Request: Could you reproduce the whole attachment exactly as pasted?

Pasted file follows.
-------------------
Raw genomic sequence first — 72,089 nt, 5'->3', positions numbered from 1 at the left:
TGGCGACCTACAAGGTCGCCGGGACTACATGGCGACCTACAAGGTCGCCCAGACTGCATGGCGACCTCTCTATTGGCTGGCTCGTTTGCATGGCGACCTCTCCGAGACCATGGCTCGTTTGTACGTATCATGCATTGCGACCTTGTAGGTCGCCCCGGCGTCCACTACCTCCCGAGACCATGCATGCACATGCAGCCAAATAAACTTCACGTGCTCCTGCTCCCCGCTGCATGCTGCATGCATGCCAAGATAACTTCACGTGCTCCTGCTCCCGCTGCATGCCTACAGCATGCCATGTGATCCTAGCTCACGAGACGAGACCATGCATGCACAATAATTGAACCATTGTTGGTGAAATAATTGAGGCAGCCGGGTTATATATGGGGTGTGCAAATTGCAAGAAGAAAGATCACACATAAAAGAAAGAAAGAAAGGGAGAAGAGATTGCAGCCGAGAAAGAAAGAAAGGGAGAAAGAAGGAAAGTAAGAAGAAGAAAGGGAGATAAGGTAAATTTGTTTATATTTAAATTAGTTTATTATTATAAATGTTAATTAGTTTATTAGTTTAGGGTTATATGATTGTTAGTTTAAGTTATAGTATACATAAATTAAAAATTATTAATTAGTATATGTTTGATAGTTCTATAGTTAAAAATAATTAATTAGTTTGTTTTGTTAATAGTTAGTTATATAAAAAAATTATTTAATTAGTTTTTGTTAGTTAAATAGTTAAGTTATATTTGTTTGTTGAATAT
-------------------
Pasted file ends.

Raw genomic sequence first — 72,089 nt, 5'->3', positions numbered from 1 at the left:
TGGCGACCTACAAGGTCGCCGGGACTACATGGCGACCTACAAGGTCGCCCAGACTGCATGGCGACCTCTCTATTGGCTGGCTCGTTTGCATGGCGACCTCTCCGAGACCATGGCTCGTTTGTACGTATCATGCATTGCGACCTTGTAGGTCGCCCCGGCGTCCACTACCTCCCGAGACCATGCATGCACATGCAGCCAAATAAACTTCACGTGCTCCTGCTCCCCGCTGCATGCTGCATGCATGCCAAGATAACTTCACGTGCTCCTGCTCCCGCTGCATGCCTACAGCATGCCATGTGATCCTAGCTCACGAGACGAGACCATGCATGCACAATAATTGAACCATTGTTGGTGAAATAATTGAGGCAGCCGGGTTATATATGGGGTGTGCAAATTGCAAGAAGAAAGATCACACATAAAAGAAAGAAAGAAAGGGAGAAGAGATTGCAGCCGAGAAAGAAAGAAAGGGAGAAAGAAGGAAAGTAAGAAGAAGAAAGGGAGATAAGGTAAATTTGTTTATATTTAAATTAGTTTATTATTATAAATGTTAATTAGTTTATTAGTTTAGGGTTATATGATTGTTAGTTTAAGTTATAGTATACATAAATTAAAAATTATTAATTAGTATATGTTTGATAGTTCTATAGTTAAAAATAATTAATTAGTTTGTTTTGTTAATAGTTAGTTATATAAAAAAATTATTTAATTAGTTTTTGTTAGTTAAATAGTTAAGTTATATTTGTTTGTTGAATAT